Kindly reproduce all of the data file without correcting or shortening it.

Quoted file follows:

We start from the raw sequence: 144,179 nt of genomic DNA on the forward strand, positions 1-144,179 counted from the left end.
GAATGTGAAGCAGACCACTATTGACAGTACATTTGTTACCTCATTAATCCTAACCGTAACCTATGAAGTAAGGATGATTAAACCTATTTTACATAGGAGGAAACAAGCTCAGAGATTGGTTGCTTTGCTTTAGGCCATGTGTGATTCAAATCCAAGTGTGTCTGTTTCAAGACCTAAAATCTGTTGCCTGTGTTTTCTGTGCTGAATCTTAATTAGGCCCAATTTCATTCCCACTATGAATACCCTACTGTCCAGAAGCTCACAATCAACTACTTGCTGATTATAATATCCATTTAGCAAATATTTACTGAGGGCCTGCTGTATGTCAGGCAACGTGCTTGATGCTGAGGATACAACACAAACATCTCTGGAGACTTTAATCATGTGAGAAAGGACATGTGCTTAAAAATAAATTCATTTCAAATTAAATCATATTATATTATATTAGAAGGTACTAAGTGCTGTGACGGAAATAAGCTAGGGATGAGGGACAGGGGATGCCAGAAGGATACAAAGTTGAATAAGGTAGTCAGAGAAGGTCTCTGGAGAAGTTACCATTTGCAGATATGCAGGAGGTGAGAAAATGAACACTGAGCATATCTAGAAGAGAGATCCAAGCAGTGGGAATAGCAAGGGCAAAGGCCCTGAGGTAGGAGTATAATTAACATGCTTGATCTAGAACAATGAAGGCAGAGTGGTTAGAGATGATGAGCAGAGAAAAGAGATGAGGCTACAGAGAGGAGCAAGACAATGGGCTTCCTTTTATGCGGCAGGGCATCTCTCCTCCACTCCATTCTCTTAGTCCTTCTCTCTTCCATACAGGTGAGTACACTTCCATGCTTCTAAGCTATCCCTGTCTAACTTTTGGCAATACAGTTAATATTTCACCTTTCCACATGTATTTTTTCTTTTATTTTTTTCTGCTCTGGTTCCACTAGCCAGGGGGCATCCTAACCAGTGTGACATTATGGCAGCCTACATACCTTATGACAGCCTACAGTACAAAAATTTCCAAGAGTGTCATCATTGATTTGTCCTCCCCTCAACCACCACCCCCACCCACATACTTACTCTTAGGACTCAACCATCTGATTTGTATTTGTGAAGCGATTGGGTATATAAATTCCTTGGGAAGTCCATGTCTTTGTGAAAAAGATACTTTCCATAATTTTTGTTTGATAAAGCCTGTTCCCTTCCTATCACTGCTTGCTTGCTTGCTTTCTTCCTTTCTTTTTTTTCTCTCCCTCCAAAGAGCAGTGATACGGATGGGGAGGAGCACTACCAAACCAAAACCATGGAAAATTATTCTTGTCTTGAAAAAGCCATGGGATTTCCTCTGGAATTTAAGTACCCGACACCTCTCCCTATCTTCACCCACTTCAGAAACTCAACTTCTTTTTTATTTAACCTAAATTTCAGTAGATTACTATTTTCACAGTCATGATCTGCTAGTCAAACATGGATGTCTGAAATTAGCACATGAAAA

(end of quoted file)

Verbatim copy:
We start from the raw sequence: 144,179 nt of genomic DNA on the forward strand, positions 1-144,179 counted from the left end.
GAATGTGAAGCAGACCACTATTGACAGTACATTTGTTACCTCATTAATCCTAACCGTAACCTATGAAGTAAGGATGATTAAACCTATTTTACATAGGAGGAAACAAGCTCAGAGATTGGTTGCTTTGCTTTAGGCCATGTGTGATTCAAATCCAAGTGTGTCTGTTTCAAGACCTAAAATCTGTTGCCTGTGTTTTCTGTGCTGAATCTTAATTAGGCCCAATTTCATTCCCACTATGAATACCCTACTGTCCAGAAGCTCACAATCAACTACTTGCTGATTATAATATCCATTTAGCAAATATTTACTGAGGGCCTGCTGTATGTCAGGCAACGTGCTTGATGCTGAGGATACAACACAAACATCTCTGGAGACTTTAATCATGTGAGAAAGGACATGTGCTTAAAAATAAATTCATTTCAAATTAAATCATATTATATTATATTAGAAGGTACTAAGTGCTGTGACGGAAATAAGCTAGGGATGAGGGACAGGGGATGCCAGAAGGATACAAAGTTGAATAAGGTAGTCAGAGAAGGTCTCTGGAGAAGTTACCATTTGCAGATATGCAGGAGGTGAGAAAATGAACACTGAGCATATCTAGAAGAGAGATCCAAGCAGTGGGAATAGCAAGGGCAAAGGCCCTGAGGTAGGAGTATAATTAACATGCTTGATCTAGAACAATGAAGGCAGAGTGGTTAGAGATGATGAGCAGAGAAAAGAGATGAGGCTACAGAGAGGAGCAAGACAATGGGCTTCCTTTTATGCGGCAGGGCATCTCTCCTCCACTCCATTCTCTTAGTCCTTCTCTCTTCCATACAGGTGAGTACACTTCCATGCTTCTAAGCTATCCCTGTCTAACTTTTGGCAATACAGTTAATATTTCACCTTTCCACATGTATTTTTTCTTTTATTTTTTTCTGCTCTGGTTCCACTAGCCAGGGGGCATCCTAACCAGTGTGACATTATGGCAGCCTACATACCTTATGACAGCCTACAGTACAAAAATTTCCAAGAGTGTCATCATTGATTTGTCCTCCCCTCAACCACCACCCCCACCCACATACTTACTCTTAGGACTCAACCATCTGATTTGTATTTGTGAAGCGATTGGGTATATAAATTCCTTGGGAAGTCCATGTCTTTGTGAAAAAGATACTTTCCATAATTTTTGTTTGATAAAGCCTGTTCCCTTCCTATCACTGCTTGCTTGCTTGCTTTCTTCCTTTCTTTTTTTTCTCTCCCTCCAAAGAGCAGTGATACGGATGGGGAGGAGCACTACCAAACCAAAACCATGGAAAATTATTCTTGTCTTGAAAAAGCCATGGGATTTCCTCTGGAATTTAAGTACCCGACACCTCTCCCTATCTTCACCCACTTCAGAAACTCAACTTCTTTTTTATTTAACCTAAATTTCAGTAGATTACTATTTTCACAGTCATGATCTGCTAGTCAAACATGGATGTCTGAAATTAGCACATGAAAA